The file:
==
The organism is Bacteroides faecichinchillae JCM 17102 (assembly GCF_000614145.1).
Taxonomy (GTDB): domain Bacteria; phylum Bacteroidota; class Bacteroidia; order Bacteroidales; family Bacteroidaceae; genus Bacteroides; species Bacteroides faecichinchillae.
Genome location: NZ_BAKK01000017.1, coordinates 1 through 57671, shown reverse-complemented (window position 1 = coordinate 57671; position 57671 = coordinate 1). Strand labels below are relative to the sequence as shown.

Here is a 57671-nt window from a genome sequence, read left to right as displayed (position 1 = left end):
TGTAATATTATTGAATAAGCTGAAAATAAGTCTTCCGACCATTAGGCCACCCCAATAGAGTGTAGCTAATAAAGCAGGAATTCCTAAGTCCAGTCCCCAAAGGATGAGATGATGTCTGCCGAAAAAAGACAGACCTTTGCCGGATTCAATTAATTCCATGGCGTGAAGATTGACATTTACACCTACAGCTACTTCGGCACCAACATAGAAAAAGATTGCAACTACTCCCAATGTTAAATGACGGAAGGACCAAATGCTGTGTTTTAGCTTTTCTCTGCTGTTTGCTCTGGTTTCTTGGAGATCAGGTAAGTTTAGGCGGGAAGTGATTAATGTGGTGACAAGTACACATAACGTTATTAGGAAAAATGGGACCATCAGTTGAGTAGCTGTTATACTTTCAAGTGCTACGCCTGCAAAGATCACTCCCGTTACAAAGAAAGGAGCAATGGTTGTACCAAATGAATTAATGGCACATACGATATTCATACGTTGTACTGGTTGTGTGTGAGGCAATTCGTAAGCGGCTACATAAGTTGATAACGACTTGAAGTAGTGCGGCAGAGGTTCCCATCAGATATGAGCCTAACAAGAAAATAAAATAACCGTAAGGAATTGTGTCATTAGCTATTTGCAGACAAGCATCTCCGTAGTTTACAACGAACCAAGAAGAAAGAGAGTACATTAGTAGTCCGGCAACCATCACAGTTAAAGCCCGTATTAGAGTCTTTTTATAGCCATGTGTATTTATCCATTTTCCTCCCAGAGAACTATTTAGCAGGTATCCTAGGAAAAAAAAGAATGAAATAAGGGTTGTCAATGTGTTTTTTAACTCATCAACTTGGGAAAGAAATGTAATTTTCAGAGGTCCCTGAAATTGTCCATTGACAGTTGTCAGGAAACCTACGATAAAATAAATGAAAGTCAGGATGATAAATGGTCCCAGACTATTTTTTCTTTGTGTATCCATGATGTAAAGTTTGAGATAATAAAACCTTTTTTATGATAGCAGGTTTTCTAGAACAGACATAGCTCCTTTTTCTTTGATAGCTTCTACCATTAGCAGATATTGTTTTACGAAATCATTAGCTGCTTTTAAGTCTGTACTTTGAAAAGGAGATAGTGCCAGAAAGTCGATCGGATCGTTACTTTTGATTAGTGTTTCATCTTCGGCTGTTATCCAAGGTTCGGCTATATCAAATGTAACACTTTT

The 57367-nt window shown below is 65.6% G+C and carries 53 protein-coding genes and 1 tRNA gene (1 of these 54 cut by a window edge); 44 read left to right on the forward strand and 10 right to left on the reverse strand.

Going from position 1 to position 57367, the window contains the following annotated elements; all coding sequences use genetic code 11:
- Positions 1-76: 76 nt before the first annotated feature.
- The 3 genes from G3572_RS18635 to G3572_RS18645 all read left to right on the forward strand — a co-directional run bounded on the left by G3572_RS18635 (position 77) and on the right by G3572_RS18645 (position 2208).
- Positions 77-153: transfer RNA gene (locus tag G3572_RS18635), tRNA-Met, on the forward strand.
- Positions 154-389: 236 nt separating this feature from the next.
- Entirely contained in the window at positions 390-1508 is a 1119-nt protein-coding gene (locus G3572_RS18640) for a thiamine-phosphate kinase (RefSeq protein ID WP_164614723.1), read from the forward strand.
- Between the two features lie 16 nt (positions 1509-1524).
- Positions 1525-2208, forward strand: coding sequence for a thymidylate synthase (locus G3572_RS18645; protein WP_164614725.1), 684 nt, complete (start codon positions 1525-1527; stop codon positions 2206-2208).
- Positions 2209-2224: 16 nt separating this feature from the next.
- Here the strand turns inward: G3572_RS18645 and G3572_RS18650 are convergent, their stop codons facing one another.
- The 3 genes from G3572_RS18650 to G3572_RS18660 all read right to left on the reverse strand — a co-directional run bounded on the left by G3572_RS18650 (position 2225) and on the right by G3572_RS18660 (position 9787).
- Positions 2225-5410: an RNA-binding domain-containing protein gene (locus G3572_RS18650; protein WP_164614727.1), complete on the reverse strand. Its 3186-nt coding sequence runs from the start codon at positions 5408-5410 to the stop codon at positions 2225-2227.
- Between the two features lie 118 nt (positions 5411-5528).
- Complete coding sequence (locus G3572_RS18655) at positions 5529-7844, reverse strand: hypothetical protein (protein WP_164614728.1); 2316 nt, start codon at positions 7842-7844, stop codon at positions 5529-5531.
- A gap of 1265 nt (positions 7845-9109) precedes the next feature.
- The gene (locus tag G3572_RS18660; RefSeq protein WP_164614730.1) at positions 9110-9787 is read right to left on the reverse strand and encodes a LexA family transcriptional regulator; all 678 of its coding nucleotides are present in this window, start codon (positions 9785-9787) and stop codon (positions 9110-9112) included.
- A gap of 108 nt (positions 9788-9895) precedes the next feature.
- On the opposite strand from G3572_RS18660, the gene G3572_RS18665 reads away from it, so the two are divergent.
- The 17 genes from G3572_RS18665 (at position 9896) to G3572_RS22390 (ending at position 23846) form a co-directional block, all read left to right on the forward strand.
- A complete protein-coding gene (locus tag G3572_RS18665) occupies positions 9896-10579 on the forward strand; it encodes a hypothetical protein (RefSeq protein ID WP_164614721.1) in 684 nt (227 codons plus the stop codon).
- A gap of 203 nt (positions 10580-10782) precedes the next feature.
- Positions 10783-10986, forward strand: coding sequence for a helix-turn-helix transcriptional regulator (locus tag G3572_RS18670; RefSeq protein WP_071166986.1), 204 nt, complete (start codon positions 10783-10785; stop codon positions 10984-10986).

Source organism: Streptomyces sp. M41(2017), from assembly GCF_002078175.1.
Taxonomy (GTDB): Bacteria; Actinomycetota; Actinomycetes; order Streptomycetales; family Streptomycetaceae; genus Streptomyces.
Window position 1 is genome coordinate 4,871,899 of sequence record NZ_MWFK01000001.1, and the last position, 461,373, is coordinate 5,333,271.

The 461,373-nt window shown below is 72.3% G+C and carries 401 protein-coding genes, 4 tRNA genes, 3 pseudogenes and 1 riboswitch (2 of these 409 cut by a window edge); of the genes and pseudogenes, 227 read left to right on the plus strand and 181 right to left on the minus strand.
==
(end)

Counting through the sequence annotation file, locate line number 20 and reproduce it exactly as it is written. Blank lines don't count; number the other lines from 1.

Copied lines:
- Complete coding sequence (locus G3572_RS18655) at positions 5529-7844, reverse strand: hypothetical protein (protein WP_164614728.1); 2316 nt, start codon at positions 7842-7844, stop codon at positions 5529-5531.